I find that I do a lot of proverbial fence sitting. I am perched on the narrow board between two worlds most of the time.
I moved back to Mississippi so I could stay home with my children, but when I got here I was lured into working by well meaning and needy family members and work has escalated from there. Now, I precariously balance school, the house, the farm, and work. I long for time to play, without educational motivation, with my children, yet I truly enjoy my work.
I truly believe in eating local foods that are sustainably grown, yet I want the convenience and ease of all those off season fruits and vegetables and pre-made foods available at grocery stores. Sometimes, I just get tired of the effort involved in producing everything we eat so we eat some garbage that I later feel embarrassed for eating or serving. If we lived in a less rural and more educated area there would be farmers' markets and whole food stores. There would even be restaurants that serve food you could trust. But, in order to live small and have land on which the children can freely roam, you must live in a rural place. So, here I sit wanting to eat and serve sustainable, locally grown foods without doing all the work. The fence is increasingly uncomfortable.
I want to live a small, sustainable life, but I can't seem to quit wanting stuff. Trained to maintain a household in the greedy 80's and 90's, I just can't seem to stop wanting five different china patterns and thousands of books. I even have a problem with homeschool curriculum and accessories. Do we need all this? NO! Does this stuff make our life better? NO!! So, why am I unable to let go and embrace a simple life where living small can help me focus on real needs and free me from the cycle of materialism that keeps me lashed to work.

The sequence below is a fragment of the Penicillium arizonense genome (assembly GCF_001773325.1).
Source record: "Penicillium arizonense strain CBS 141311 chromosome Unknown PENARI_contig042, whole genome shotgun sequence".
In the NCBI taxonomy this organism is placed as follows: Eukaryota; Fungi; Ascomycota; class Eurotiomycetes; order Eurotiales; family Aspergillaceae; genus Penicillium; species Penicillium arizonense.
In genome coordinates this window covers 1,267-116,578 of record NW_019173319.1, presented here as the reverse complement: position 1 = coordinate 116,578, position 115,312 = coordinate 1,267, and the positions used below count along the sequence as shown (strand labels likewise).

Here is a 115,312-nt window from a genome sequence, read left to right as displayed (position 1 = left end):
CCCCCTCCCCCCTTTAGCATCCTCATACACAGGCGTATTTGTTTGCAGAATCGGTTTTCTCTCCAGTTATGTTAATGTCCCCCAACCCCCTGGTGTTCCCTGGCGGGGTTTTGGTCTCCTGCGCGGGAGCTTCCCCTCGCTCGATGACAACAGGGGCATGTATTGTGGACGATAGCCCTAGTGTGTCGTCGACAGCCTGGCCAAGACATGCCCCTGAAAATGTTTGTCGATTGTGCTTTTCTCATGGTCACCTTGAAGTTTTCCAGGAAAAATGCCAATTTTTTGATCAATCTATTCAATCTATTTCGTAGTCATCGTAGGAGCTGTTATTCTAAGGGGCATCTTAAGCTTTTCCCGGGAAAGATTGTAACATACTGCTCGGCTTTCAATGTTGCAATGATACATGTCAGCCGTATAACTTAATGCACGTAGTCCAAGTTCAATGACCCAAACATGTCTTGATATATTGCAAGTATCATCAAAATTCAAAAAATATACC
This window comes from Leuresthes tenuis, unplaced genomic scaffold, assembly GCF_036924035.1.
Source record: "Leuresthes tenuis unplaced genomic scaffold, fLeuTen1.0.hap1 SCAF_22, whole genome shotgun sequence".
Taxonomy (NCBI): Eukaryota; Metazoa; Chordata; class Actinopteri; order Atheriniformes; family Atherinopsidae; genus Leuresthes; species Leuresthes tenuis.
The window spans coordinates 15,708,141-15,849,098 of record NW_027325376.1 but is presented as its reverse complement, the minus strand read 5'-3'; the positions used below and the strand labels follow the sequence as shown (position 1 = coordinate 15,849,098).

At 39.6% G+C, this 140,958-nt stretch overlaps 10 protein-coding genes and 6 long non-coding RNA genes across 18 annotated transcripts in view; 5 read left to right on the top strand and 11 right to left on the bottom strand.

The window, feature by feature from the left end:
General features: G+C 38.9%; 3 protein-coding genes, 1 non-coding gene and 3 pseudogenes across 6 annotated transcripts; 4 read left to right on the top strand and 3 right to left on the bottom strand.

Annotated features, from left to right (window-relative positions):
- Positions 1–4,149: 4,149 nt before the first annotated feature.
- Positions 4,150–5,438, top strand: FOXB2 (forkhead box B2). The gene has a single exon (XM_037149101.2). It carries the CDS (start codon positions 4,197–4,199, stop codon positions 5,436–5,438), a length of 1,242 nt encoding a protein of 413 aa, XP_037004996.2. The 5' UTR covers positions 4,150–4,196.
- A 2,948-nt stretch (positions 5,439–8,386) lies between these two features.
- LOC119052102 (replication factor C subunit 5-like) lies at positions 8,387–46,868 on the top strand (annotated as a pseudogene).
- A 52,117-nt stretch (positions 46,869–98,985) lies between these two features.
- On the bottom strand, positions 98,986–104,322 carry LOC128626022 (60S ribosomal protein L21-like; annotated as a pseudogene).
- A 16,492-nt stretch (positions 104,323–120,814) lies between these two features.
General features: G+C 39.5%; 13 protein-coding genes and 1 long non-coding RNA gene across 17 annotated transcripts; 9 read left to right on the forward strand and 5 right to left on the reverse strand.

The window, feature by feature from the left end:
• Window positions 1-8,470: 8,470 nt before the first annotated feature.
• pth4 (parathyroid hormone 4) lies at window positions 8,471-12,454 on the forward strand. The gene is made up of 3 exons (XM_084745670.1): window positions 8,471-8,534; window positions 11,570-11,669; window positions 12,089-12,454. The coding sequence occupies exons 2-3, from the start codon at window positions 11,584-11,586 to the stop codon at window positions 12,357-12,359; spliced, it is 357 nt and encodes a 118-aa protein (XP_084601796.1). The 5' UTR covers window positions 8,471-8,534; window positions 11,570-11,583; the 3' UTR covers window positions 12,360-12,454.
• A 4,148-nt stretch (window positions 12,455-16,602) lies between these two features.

I know. I know. By making small changes, I can move in the right direction. But, it's not that simple. We moved to the farm a few years ago. Much work has been done to restore the fences, house, gates, and orchard. All that stuff took, and is still taking, money. We had to work. The farm provides little income. In fact, we give away more eggs, vegetables, and honey than we sell. True, the cows produce income. True, the eggs, chicken, beef, vegetables, and honey are produced for our consumption. But, also true is the effort involved in producing these items. Also true is that we are not really any closer to living off the land than we were when we moved to the farm.
So, here I sit - straddling the fence between two worlds - feeling frustrated, torn, and tired.